Honeypots Explained: In the Wild and in SecOps

A honeypot is a computer configured to be vulnerable in an attempt to log and study unauthorized interactions. Because Internet-facing systems are subject to constant automated attacks, it is important to be aware that any port open to the internet provides a bridge for outside parties to interact with your system. When we leave our honeypots out, we are mimicking signs of vulnerable systems hoping attackers come in and try to execute on their attacks. Think about that next time you’re looking at vulnerability reports. 🙇

Honeypot Uses

Honeypots are used to collect data on attacking behaviors. The attack source, techniques used, their success or failure rates, and malware samples can all be extracted from honeypot logs. Security teams may take action based on intelligence sourced from the analyzed data. Patterns seen in the attacker’s behavior are identified within security logs to alert on security events that matched the behaviors observed in honeypot logs. Security teams are benefited because it give them a unique opportunity to proactively blocklist suspicious behaviors before systems are infected.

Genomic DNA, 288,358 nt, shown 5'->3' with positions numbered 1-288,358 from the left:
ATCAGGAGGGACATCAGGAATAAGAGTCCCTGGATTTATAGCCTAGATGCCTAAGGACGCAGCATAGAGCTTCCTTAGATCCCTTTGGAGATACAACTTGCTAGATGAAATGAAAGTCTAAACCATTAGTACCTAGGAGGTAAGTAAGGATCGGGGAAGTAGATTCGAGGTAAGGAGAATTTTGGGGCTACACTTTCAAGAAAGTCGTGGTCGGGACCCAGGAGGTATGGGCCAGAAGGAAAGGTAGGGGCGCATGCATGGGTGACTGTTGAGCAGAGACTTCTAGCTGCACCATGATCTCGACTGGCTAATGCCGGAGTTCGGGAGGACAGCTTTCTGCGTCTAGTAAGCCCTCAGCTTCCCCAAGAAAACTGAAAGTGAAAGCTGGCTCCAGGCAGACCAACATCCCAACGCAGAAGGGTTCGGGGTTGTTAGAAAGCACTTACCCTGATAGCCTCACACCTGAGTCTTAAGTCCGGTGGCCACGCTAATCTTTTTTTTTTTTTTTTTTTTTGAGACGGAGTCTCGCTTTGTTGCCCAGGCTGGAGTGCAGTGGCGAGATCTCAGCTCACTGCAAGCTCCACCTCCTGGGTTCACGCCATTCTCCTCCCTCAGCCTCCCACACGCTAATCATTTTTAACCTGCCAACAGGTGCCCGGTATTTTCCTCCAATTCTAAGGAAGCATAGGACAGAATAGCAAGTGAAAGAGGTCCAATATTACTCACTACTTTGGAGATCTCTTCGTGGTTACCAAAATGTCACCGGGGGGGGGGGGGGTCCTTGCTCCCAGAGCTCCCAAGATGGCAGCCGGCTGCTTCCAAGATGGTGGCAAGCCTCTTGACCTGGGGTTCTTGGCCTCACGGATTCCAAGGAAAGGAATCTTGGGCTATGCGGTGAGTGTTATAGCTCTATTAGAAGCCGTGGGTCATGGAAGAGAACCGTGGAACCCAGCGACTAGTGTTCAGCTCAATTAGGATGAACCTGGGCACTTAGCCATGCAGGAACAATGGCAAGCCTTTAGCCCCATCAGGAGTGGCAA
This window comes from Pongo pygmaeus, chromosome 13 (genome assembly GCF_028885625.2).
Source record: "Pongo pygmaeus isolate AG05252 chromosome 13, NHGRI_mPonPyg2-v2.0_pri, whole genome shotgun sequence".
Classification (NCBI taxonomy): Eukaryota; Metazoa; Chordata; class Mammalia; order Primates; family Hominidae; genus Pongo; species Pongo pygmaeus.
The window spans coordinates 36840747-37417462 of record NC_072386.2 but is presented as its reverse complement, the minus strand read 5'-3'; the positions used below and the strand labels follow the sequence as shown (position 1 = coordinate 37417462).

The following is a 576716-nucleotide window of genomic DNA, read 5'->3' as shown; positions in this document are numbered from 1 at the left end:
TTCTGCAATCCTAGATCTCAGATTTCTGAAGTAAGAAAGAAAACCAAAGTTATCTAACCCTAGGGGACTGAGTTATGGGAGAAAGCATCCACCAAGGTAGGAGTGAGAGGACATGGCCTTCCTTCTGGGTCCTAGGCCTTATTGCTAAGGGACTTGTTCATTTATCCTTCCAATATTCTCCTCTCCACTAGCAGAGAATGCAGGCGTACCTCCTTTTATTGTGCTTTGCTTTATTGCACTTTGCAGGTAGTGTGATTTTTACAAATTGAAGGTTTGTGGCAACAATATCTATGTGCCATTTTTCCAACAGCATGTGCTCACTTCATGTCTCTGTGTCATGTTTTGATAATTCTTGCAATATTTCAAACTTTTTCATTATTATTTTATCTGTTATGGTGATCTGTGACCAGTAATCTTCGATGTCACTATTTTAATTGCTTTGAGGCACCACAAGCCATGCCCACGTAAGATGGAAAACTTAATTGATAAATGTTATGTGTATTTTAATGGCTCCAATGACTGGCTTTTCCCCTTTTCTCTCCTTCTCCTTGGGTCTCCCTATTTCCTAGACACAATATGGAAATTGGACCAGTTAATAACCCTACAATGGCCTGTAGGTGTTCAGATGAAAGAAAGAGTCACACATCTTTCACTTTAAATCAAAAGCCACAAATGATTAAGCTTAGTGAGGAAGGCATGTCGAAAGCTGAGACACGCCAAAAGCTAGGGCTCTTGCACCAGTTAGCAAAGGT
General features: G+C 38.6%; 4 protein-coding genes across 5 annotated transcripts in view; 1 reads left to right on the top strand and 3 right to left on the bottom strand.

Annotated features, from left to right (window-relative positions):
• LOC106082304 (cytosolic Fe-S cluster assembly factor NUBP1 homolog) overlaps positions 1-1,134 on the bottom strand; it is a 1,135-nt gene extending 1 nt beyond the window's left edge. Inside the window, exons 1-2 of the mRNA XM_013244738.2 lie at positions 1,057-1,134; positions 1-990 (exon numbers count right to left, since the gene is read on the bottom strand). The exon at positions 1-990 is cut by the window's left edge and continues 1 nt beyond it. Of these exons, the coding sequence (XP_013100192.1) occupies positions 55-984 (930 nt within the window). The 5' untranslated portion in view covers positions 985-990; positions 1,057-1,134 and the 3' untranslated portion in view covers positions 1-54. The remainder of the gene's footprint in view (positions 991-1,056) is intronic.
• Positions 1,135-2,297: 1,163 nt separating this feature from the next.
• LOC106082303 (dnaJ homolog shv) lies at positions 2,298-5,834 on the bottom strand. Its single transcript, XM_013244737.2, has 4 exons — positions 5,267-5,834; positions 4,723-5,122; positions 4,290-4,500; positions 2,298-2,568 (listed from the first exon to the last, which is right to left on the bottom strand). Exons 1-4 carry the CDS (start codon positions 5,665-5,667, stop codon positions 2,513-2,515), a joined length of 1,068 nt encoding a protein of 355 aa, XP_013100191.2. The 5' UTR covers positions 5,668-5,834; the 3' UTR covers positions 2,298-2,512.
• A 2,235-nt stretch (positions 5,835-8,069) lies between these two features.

A honeypot of mine that got a bit… funky.

Honeypot Characteristics

Honeypots share 3 common characteristics regardless of type or service:

  1. Honeypots are intended to be interacted with by unauthorized parties;
  2. Honeypots log unauthorized behavior.

Honeypot Categories

There likely already exist honeypot solutions that apply to your specific industry and services used within your organization or even in your home network. I found FOSS Honeypots varied on two major dimensions: interaction level and service offered.

I write about DFIR, GRC, and defensive security topics.

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